Environmental justice and community organizations from across Oregon also brought major legislative priorities this session that were critical to ensure a just clean energy transition in our state. With the Oregon Just Transition Alliance, the Oregon Clean Energy Opportunity coalition brought bills for 100% Clean Energy for All, Energy Affordability (creating low income protections for energy bills), and Healthy Homes (funding holistic home upgrades to improve weatherization, energy efficiency and health). NAACP-Eugene/Springfield and Beyond Toxics brought an Equity and Climate in Land Use bill and Environmental Justice joint resolution to adopt a vision and set of principles for achieving environmental justice in Oregon.

“In the face of unrelenting climate impacts, our state must respond with unrelenting climate action.”
--Meredith Connolly
Oregon Director of Climate Solutions

“Oregon has experienced firsthand the unfortunate reality that climate change, and the underlying fossil fuel pollution driving it, is a threat multiplier that can’t be ignored. We can’t hit pause on responding to the climate crisis because we have other crises facing our state,” said Meredith Connolly, Oregon Director of Climate Solutions. “In the face of unrelenting climate impacts, our state must respond with unrelenting climate action. The good news is the biggest things we can do to curb climate pollution have major benefits for our state and communities.”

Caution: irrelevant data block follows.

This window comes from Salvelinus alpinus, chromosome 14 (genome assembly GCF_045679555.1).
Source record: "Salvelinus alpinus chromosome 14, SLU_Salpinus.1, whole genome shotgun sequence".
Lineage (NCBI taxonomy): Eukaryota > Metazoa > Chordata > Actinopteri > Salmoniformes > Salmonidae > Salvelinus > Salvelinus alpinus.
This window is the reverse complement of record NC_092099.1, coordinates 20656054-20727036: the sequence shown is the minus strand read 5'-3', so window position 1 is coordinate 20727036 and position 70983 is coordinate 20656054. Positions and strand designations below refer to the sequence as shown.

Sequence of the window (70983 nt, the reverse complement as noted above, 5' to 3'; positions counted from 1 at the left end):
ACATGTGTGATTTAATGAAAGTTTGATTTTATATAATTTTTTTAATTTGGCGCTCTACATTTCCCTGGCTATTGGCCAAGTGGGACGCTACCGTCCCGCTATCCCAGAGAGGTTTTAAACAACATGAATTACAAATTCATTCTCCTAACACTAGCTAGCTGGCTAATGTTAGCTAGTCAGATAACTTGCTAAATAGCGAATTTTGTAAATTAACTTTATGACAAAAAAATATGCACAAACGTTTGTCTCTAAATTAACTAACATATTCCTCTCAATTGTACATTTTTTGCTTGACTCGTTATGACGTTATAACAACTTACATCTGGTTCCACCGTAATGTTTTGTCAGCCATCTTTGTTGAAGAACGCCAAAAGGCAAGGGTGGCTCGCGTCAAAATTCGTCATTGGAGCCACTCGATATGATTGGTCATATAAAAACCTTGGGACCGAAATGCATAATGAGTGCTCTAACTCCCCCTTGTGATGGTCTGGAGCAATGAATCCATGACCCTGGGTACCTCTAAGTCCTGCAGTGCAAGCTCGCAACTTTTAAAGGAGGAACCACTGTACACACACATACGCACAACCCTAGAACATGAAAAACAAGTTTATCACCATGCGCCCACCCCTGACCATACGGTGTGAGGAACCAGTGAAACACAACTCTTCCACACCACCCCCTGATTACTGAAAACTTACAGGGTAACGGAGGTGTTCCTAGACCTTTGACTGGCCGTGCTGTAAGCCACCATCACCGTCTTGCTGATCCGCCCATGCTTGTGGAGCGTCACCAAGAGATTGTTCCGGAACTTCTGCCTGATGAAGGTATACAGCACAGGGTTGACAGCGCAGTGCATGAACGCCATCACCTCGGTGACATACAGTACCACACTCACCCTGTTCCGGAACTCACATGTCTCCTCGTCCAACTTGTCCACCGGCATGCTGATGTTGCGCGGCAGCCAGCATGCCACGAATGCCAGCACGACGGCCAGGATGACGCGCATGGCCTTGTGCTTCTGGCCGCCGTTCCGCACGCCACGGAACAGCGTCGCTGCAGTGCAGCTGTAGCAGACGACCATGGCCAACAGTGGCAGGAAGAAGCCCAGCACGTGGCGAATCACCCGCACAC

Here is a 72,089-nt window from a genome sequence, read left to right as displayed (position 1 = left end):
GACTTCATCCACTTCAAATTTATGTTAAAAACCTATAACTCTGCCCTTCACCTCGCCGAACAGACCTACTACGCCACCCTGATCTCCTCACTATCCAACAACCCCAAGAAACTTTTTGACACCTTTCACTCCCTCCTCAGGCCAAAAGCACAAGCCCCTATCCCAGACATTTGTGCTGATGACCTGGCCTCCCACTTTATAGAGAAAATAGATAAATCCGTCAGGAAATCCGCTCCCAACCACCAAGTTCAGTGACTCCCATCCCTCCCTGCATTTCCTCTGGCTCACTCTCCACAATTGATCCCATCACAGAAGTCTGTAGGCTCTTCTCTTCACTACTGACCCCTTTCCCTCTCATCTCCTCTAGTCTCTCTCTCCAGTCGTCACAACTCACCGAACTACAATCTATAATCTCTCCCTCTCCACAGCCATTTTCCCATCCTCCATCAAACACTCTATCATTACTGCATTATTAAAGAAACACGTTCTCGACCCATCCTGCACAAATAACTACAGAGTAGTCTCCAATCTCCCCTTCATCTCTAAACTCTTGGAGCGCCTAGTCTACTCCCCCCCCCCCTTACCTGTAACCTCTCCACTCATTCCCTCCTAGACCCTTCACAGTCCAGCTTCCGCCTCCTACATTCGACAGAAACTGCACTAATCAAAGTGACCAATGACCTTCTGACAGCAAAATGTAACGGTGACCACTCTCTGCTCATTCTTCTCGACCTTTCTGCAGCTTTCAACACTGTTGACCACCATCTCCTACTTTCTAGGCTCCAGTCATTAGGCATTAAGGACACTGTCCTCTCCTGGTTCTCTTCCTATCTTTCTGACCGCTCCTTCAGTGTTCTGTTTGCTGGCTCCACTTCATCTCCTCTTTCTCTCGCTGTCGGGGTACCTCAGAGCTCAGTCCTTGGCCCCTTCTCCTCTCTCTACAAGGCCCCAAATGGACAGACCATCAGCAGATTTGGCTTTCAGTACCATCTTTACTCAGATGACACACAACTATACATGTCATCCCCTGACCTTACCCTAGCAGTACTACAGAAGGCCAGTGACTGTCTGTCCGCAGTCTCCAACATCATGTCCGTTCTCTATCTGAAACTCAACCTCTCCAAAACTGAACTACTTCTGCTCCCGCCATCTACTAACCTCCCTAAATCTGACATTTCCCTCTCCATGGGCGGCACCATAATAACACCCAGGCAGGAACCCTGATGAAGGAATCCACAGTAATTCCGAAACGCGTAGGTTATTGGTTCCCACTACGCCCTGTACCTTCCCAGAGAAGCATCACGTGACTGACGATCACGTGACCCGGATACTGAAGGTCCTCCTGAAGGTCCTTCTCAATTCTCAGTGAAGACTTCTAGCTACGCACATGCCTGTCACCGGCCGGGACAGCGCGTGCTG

After many months of a legislative session like no other—representing countless hours of analyzing legislative concepts, strategizing with allies and partners, organizing our supporters, testifying before committees, and advocating with legislators—the Oregon Legislature adjourned sine die on June 29th. Looking back on this historic session, we're proud to report that after a five year hiatus, Oregon's Legislature has once again enacted major climate action, leaping from laggard to climate leader.

100% clean electricity

The biggest win for climate this year passed on the very last day of session! House Bill 2021 commits the state’s major electric utilities to transition to 100% clean, renewable sources by 2040, establishes a $50 million fund for community-based renewable energy projects, and requires wage, benefits and apprenticeship utilization for new renewables and storage projects to create good family-wage jobs while transitioning away from fossil fuel sources like coal and gas.